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3 keys to understand the Indo-Pakistani conflict

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In recent days, the conflict between India and Pakistan has revived, leaving international concern and dozens of people dead

3 keys to understand the Indo-Pakistani conflict

Attacks on civilians and demolition of airplanes are two of the events that have been occurring between India and Pakistan. On February 27, it was confirmed that there was a clash between Indian and Pakistani planes, a situation that occurred after India launched air strikes on Pakistan. According to CNN, "it is the first incursion of this kind by Indian military aircraft since 1971."

Leer en español: 3 claves para entender el conflicto indo-paquistaní

However, the tensions occurred after an attack was perpetuated in the city of Srinagar, south of Kashmir, where the territory is under Indian protection; Kashmir has been in dispute between India and Pakistan since 1947. Being a suicide attack, "46 people died when an Indian police convoy was traveling through an area near the capital of the region, Srinagar", according to the BBC.

Since then, both countries, which are nuclear powers, have been in constant tension due to military crossings. With the above, the civilian population has been affected because several airports have been closed. These closures also affected countries outside the conflict. In Thailand, for example, more than 20 flights to Pakistan and India were canceled, and around 4000 tourists are stranded, as El Comercio recalls.

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Three keys to understanding the situation

1. It is a historical conflict

As mentioned, the problem is nothing new. When India became independent from the United Kingdom in 1947, and Pakistan was formed to house the Muslim minority living in India, Kashmir was in dispute. It is at that time that the first war between India and Pakistan occurs, since, as the Indian Independence Act says, Kashmir is free to annex to either of the two nations.

According to El Periódico, at that time the local ruler chose India and generated the first great discontent: "since then, the disputed territory is divided into three parts: the one controlled by India, the one under the Government of Islamabad and a small Northeast region that belongs to China".

Then, two other major wars took place: one in 1965, after the degree of independence granted by India in its Constitution decreased, on that occasion both the Soviet Union and the UN intervened.

On the other hand, the third war occurred when India collaborated with separations movements; achieving the independence of East Pakistan. Pakistan took this intervention as a direct attack, which was resolved in 1972 through peaceful means.

However, over the years, relationships have presented their ups and downs, but without a doubt, what happened recently cool them down more.

2. The Attacks

As already mentioned, the suicide attack, which is attributed to the jihadist group Jaish-e-Mohammad (JeM), was the major trigger of this crisis. To this, it is added that India accuses Pakistan of "allowing armed groups to operate in its territory," according to the BBC. At all times, the second country has stated that they have no connection with what happened or with the militias.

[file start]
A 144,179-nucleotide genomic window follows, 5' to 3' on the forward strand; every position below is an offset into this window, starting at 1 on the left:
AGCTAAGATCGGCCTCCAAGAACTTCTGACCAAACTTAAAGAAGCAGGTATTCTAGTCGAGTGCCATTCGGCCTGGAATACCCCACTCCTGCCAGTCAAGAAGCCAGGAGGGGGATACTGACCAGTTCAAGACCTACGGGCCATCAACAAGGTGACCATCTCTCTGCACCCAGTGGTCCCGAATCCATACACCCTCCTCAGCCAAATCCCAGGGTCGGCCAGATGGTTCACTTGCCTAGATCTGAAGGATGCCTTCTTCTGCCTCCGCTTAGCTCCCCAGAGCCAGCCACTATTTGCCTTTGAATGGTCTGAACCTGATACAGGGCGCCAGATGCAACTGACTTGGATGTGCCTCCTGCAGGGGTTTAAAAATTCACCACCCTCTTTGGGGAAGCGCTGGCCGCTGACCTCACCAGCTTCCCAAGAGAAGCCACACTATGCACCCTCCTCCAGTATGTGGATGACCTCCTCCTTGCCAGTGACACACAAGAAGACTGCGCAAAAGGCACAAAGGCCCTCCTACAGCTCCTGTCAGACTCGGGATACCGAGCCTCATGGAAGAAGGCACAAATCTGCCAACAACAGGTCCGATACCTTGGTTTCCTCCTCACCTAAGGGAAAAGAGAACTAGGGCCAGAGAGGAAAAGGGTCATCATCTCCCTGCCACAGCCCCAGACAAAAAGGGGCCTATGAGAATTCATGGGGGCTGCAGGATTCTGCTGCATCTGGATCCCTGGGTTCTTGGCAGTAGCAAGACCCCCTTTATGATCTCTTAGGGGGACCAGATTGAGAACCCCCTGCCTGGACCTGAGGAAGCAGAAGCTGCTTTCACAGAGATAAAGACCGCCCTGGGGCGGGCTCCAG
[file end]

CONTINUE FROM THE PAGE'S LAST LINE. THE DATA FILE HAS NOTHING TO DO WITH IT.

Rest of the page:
Also, the words of the Minister of Government, Arun Jaitley, added fuel to the fire, saying that India will take "all possible diplomatic steps" to isolate Pakistan from the international community, according to the same media.

This is how Indian planes entered the Pakistani airspace to carry out a "pre-emptive strike" in front of an alleged camp against the "JeM group in a border area of Kashmir," according to El Espectador.

As AFP explains, the response was to send fighter jets, which "crossed the border of Kashmir and bombed in open territory". According to the Pakistani government, two Indian planes were shot down, "of which one would have fallen on the Indian side of Kashmir and one on the Pakistani side and an Indian pilot would have been captured," according to the same media.

Through his Twitter account, Pakistani army spokesman Asif Ghafoor said the Indian pilot, Wing Comd Babe Nandan, "is being treated according to the rules of military ethics". As a measure of peace, Pakistani Prime Minister Imran Khan said they would release the pilot, according to CNN.

 

3. Is a new war with nuclear powers ahead?

The two countries are characterized as nuclear powers, which undoubtedly has worried the international community, including the Indian Prime Minister, Imran Khan, "We can afford the minimum false step with the type of weapons we have and have (. ..) if the climb starts here, how far will it go? ", in statements collected for DW.

However, the dispute is unlikely to escalate to war, even nuclear war. In dialogue with The New York Times, Jacob Happymon, professor of diplomacy and disarmament studies at the School of International Studies, Jawaharlal Nehru University of India, states that "since no one has declared war and Pakistan has not carried out air strikes through of the international border but from within the Line of Control, this suggests that both parties are exercising a certain restriction".

Similarly, the Pakistani Information Minister, Fawad Hussain, made a call where he states that, if a war occurs, "the world could be destabilized."

While the end of the conflict is not near, it is expected that at least it will not aggravate and become a major event. It is also necessary that India respond to the call to resolve the conflict peacefully because otherwise, it would not be the first time that powers outside the conflict intervened.

 

LatinAmerican Post | Laura Viviana Guevara Muñoz

Translated from "3 claves para entender el conflicto indo-paquistaní"

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